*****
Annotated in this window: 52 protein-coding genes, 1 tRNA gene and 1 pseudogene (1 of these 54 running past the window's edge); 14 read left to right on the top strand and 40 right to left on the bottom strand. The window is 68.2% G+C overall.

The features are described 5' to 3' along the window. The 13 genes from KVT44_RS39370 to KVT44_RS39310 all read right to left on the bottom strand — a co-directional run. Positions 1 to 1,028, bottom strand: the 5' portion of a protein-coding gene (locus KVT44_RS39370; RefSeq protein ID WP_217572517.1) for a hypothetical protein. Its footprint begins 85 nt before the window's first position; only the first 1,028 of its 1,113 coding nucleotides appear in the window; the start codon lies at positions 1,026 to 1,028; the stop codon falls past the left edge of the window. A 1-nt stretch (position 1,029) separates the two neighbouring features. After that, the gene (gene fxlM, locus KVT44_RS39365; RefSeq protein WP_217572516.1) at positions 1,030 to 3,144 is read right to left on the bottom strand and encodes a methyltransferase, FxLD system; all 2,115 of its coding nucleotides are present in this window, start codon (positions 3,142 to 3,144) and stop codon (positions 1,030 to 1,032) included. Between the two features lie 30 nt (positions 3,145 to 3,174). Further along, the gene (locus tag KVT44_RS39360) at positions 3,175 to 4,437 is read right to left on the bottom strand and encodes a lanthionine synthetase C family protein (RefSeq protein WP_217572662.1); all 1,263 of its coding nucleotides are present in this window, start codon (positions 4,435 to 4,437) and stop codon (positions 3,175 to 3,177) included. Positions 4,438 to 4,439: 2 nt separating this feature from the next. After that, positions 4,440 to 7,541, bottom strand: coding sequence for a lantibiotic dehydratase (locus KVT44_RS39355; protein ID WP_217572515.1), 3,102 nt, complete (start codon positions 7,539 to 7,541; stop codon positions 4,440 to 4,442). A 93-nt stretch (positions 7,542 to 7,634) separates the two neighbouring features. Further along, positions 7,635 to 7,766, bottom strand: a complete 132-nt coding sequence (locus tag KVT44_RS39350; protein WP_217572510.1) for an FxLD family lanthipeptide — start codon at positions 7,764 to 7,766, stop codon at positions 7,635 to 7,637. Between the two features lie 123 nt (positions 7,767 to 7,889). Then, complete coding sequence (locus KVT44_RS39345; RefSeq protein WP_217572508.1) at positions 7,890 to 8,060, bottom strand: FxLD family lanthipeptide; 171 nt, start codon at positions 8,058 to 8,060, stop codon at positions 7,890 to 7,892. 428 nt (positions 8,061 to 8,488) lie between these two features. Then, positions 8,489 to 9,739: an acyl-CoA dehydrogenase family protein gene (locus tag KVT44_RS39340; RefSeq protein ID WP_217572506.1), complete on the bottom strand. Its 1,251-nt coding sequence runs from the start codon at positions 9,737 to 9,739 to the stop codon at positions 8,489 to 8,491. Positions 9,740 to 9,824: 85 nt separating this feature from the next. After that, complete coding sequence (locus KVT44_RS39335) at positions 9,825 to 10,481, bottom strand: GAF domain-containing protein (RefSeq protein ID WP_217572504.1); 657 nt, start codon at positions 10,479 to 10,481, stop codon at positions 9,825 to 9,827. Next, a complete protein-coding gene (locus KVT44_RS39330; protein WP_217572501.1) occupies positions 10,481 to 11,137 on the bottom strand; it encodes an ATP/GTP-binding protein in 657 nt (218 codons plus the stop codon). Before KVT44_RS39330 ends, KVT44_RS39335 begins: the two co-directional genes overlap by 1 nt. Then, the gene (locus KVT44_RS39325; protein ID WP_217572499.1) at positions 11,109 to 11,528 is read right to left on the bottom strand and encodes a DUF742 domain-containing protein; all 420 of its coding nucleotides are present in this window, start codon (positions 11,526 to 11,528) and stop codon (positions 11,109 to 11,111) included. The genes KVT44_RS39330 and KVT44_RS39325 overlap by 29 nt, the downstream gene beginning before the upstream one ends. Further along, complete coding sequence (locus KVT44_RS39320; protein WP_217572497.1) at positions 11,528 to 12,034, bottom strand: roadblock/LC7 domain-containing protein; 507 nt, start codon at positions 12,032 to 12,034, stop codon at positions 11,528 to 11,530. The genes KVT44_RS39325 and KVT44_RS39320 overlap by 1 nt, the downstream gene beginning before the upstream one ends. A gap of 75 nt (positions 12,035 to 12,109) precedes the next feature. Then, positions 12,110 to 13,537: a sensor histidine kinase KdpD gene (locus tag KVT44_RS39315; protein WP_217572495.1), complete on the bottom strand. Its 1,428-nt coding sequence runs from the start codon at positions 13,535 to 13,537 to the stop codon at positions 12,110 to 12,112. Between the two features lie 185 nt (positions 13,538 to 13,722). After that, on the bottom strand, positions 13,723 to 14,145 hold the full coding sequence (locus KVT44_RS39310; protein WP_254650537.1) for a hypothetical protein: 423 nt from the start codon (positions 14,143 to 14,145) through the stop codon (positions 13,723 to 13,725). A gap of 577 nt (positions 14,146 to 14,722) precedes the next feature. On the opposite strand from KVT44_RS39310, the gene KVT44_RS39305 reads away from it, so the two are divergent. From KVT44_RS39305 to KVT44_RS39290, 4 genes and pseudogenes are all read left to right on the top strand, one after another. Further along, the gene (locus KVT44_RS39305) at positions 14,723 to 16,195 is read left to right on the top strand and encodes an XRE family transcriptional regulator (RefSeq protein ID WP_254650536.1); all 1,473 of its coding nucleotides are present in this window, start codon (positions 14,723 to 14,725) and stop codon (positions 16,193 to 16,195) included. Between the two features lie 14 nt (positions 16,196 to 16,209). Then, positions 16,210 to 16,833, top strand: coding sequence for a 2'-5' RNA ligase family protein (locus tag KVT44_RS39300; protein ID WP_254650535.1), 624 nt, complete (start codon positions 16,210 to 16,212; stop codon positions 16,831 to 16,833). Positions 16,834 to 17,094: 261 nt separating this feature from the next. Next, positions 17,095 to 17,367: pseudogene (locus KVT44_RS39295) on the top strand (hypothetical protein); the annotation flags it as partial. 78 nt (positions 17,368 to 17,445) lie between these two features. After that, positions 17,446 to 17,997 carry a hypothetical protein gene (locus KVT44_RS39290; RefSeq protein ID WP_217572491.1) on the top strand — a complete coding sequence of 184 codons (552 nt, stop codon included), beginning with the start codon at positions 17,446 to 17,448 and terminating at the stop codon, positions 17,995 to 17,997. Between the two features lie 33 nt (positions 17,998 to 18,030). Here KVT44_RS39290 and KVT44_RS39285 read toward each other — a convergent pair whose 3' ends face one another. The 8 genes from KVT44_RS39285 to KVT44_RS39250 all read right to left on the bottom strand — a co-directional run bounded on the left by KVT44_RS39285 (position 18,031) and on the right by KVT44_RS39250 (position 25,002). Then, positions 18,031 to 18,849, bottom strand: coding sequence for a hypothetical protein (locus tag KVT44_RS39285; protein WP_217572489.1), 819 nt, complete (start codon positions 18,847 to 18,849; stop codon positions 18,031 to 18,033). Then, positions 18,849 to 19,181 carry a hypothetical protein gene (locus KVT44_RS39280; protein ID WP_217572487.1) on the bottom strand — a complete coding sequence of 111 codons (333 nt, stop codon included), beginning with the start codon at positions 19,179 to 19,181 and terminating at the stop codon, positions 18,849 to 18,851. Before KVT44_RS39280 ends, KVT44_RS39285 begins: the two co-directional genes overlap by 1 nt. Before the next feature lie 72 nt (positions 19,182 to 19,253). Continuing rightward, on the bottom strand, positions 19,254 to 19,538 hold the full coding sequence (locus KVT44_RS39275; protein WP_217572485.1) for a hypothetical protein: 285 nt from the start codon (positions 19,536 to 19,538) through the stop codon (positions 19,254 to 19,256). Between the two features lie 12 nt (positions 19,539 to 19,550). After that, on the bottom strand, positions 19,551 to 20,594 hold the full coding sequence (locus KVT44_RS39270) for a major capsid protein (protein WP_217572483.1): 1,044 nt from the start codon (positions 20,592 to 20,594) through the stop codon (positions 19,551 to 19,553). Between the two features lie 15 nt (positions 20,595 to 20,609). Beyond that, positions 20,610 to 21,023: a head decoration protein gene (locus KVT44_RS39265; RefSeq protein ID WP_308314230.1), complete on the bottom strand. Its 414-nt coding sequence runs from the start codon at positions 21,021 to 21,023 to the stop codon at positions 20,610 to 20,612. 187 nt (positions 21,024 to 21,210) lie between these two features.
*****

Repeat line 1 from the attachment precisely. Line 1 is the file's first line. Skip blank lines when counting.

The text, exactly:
Annotated in this window: 52 protein-coding genes, 1 tRNA gene and 1 pseudogene (1 of these 54 running past the window's edge); 14 read left to right on the top strand and 40 right to left on the bottom strand. The window is 68.2% G+C overall.